Identity is a comforting thing. It offers us the certainty of who we are while giving us access to a group that shares our values. But is it always good or does it take us away from our true nature?
Nature Abhors A Vacuum
In order to move forward, we need a direction and it doesn’t matter if it’s the wrong one. We could summarize identity with this sentence. We all need to pretend to know who we are to discover who we really are. If you are not proactively searching for who you are by creating an identity, the world will throw the identity it wants you to have in your face: nature abhors a vacuum.
Human Beings Need Identity Like A Plant Needs A Stake
Identity is important because it helps us to support our actions in a direction. If you have managed to create the identity of a healthy person, you will tend to act in a healthy and benevolent way for example. So a good identity puts you on a good path, that is, it helps you reinforce positive actions, like the stake helps the plant grow in the right way. That’s a first way of looking at identity.
The Student And The Teacher
Then there is another way of looking at it, and it is complementary to the previous one. Identity acts a bit like a martial arts teacher, it pulls you up. Then, when you have succeeded in expressing the full potential of this martial art (by having acquired a black belt with several dan for example), it is up to you to overcome this identity. The student must surpass the master. You must assimilate one identity in order to be able to move beyond it and form a new one. This metaphor is especially true in painting. The forerunners of all painting styles had to assimilate the basics of painting, including trying to reproduce the work of past masters. It was only when they assimilated the legacy of the ancients that they were able to invent their own art. The world of scientific research also works like this: “we are all dwarfs on the shoulders of giants” – Bernard of Chartres.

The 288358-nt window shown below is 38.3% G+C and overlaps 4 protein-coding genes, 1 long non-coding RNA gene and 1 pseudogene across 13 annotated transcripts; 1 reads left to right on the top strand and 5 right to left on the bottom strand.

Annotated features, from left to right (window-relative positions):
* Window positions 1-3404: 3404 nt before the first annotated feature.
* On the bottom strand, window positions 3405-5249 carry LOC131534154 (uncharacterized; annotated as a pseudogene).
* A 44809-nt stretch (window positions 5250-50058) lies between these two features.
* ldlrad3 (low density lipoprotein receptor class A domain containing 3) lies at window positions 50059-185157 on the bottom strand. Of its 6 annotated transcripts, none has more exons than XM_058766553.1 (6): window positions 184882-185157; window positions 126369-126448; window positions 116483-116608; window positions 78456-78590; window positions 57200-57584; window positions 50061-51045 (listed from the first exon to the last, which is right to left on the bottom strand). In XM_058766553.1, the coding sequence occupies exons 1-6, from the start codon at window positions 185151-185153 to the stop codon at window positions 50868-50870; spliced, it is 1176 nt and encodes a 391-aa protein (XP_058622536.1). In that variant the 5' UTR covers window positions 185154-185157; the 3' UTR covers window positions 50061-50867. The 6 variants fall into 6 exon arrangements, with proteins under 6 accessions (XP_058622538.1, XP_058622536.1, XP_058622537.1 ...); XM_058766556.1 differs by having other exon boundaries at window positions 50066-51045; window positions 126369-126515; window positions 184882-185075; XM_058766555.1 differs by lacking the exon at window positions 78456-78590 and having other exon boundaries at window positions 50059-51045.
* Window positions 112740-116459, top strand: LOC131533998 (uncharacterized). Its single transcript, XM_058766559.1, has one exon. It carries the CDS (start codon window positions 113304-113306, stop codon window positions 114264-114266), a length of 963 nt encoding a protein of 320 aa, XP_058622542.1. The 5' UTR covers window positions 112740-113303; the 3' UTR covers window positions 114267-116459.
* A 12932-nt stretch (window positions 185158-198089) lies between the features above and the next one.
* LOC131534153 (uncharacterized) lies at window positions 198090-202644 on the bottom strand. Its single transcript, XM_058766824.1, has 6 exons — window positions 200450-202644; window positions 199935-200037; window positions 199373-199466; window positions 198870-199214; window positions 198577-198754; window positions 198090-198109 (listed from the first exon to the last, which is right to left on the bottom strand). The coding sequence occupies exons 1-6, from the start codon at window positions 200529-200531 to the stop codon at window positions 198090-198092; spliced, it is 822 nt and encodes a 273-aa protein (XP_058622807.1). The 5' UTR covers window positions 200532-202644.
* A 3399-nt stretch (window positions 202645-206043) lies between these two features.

Being Proud Of What You Have Not Chosen
80% of the identity we claim was not chosen. It is a reflection of our genetics, our environment and our family conditioning. It is then difficult to claim something that is not the result of a conscious choice or simply the result of work. Supremacists of all backgrounds are not aware that they have done anything special to belong to the ethnic group they claim to belong to. The most zealous religious people have usually been indoctrinated themselves from an early age, when free will is not well developed and especially when the will to oppose one’s parents is difficult because it is linked to survival. Much of what we are is contingent, so it is futile to claim superiority.
Going On A Quest For Self
That being said, there is a search that will never end, so to speak. What we are, changes with time, and the definition we make of it too. Countries work the same way: their identity evolves over time, history and demographics do their work. On an individual level, we evolve through our reading, our encounters, our life choices, so it is almost futile to define ourselves in an absolute way, since identity is a malleable thing. What we think will change as our body changes. Old age also takes its toll, and it is not uncommon for people who were once progressive to turn to traditionalist or conservative ideas as time goes on.
There is also the absolute identity that one pursues but will never reach. It is like the North Star, it gives us a course to hold so as not to deviate. Religions are good examples of this by showing exemplary people whose actions should be celebrated as much as imitated. Their perfect lives lay the foundation for our own lives and they help us to better shape who we are as we grow older. Here time is on our side if we can maintain the discipline advocated by spirituality or philosophy.
The Paradox Of Identity
Pretending to know who we are in order to know ourselves can help us to get to know ourselves. Identity can be good even if it is wrong, in that it often leads us to action. In the ignorance of oneself, one acts and confronts oneself with reality. This confrontation generates friction and a questioning of our own identity (as for example in the film “American History X”). By proceeding successively in an iterative way, we can arrive at the meeting of oneself as the gold digger arrives at gold after successive sieves.
– Identity is a tool that can be used in a good or bad way.
– It helps us to surpass ourselves and helps us to get to know ourselves as paradoxically as it may seem
– It can give us direction and inspiration in times of doubt
– It can evolve with time